Steven Dutch, Natural and Applied Sciences,
University of Wisconsin  Green Bay
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Find the angle between two planes, one striking 128 and dipping 40 SW, the other striking 034 and dipping 50 NW.
1. Here the two planes are plotted with their poles. Now the
stereographic projection is conformal; that is, it preserves angles
but at the expense of large radial distortion. If you look closely, every
great circle and every small circle on a stereonet intersect at right
angles, just like on the sphere. Therefore, the angle between the planes
is simply the angle at which their great circles intersect on the
stereonet.
2. To measure the angle precisely, retrace the great circles as exactly as possible near the intersection and construct tangents to the arcs. Measure the angles between the tangents. This method is not quite as accurate as the more preferred method shown below (the error range is typically 34 degrees) but it is much more accurate than one might at first guess. And it's a nice illustration of the conformality property. Note: this approach takes advantage of a special property of the stereographic projection, and only works with that projection. Some geologists prefer to work with the equal area projection. This method will not work in that case, although the pole method below works for any projection.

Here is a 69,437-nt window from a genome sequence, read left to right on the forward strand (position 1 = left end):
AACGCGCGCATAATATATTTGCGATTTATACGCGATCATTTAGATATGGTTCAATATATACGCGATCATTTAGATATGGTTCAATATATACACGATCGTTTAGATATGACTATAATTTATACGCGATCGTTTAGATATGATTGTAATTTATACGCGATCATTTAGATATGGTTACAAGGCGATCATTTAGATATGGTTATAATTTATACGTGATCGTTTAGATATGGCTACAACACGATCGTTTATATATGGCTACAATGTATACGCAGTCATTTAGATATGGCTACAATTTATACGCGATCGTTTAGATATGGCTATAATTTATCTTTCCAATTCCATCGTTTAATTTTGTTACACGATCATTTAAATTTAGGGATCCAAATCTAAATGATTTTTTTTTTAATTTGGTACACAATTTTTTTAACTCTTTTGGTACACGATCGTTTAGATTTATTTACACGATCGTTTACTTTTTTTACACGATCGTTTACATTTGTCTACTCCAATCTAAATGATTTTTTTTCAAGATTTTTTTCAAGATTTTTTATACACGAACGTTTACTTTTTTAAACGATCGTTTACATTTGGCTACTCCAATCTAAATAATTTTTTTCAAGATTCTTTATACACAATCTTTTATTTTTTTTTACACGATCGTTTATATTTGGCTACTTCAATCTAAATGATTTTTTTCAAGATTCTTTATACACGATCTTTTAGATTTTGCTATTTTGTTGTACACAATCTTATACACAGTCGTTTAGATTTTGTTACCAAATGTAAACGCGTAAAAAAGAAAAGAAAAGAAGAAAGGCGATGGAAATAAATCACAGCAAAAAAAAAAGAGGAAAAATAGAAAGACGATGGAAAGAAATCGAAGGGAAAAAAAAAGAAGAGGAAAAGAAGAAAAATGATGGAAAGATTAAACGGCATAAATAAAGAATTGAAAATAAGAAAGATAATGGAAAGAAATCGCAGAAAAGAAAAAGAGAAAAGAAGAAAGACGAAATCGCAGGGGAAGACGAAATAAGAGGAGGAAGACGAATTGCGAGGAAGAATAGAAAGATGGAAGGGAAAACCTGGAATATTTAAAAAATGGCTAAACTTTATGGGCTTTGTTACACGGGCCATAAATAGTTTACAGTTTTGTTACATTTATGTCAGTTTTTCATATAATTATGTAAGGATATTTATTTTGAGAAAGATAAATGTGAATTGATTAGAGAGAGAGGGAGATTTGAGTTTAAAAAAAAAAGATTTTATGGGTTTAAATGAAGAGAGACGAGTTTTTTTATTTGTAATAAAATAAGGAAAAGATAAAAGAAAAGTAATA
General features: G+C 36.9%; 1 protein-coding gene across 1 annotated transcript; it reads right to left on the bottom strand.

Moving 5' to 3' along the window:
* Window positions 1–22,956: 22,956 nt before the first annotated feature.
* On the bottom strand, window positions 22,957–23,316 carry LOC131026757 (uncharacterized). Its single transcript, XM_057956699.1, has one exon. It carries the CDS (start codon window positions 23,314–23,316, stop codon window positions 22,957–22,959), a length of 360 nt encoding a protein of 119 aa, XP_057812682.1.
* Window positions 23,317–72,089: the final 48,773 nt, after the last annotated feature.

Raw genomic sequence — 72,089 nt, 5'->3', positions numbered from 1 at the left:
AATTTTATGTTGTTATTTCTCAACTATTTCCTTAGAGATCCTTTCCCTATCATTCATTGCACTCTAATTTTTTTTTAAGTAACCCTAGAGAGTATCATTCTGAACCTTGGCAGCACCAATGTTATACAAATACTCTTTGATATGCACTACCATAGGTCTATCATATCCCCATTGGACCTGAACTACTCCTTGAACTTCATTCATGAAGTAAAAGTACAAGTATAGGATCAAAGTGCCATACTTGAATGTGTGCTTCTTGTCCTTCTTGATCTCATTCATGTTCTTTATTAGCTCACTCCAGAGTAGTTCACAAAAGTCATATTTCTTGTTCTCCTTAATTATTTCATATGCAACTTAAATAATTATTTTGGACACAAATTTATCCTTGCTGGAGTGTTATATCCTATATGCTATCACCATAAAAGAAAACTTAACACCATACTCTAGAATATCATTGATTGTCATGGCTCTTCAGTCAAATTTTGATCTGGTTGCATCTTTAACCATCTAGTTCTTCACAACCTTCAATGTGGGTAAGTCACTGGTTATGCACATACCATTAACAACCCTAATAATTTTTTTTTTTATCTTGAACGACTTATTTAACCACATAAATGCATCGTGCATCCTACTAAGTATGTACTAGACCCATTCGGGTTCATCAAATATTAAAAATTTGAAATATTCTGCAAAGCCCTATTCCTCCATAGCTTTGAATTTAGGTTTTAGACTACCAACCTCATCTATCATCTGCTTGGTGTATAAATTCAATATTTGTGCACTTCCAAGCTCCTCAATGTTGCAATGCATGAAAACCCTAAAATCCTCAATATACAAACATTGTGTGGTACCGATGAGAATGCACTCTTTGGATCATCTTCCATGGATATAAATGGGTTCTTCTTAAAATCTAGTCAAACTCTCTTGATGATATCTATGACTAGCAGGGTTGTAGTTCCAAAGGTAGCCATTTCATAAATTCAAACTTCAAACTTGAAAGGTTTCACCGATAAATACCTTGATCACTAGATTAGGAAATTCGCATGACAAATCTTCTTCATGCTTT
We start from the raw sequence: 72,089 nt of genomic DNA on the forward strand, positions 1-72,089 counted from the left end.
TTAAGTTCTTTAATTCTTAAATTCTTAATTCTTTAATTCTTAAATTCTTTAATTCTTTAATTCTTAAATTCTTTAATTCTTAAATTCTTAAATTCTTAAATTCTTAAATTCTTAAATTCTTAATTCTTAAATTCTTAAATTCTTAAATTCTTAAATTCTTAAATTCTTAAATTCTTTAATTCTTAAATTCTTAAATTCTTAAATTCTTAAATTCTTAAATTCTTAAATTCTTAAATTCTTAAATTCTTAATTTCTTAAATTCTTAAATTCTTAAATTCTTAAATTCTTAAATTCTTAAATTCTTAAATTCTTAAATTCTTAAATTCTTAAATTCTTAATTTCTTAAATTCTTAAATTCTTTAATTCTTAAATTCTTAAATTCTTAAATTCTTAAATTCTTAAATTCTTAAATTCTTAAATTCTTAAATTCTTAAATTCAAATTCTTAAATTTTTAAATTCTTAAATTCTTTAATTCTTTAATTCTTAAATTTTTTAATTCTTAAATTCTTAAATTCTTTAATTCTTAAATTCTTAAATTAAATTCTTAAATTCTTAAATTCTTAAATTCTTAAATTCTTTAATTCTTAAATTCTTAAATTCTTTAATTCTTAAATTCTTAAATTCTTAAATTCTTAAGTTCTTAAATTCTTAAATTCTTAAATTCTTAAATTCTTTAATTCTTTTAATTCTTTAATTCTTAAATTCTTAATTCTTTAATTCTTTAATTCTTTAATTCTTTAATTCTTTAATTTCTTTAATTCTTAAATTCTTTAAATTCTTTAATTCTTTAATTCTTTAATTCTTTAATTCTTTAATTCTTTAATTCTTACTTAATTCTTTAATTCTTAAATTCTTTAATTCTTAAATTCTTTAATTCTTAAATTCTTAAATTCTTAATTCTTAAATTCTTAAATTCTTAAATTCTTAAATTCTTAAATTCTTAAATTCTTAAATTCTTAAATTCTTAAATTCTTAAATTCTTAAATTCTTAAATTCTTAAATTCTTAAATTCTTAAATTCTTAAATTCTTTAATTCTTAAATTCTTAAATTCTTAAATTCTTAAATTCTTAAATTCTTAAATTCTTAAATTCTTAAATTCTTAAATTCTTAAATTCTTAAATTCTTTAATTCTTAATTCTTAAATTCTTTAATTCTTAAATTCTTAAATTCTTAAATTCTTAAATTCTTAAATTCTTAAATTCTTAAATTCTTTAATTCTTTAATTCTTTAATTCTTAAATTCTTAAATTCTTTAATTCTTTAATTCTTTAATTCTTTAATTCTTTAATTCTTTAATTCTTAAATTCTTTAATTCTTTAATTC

To measure the angle between planes, we have to make a
crosssection looking down their intersection. The crosssection is
perpendicular to both planes, therefore it contains the poles. It's easy
to see that the angle between the planes is equal to the angle between
the poles.
Proof:

The same problem as above is shown below, only using the poles of the planes. Find the angle between two planes, one striking 128 and dipping 40 SW, the other striking 034 and dipping 50 NW.
1. Plot the pole to the first plane (the stereonet is
rotated so strike 034 is vertical. The pole is in blue and the plane in
light blue).
2. Plot the pole to the first plane (the stereonet is rotated so strike 128 is vertical. The pole is in green and the plane in light green). 3. Rotate the overlay so the poles lie on a common great circle (purple). Count off the angle between the poles. 4. Return the overlay to its original position. 
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Created 12 April 1999, Last Update 12 April 1999
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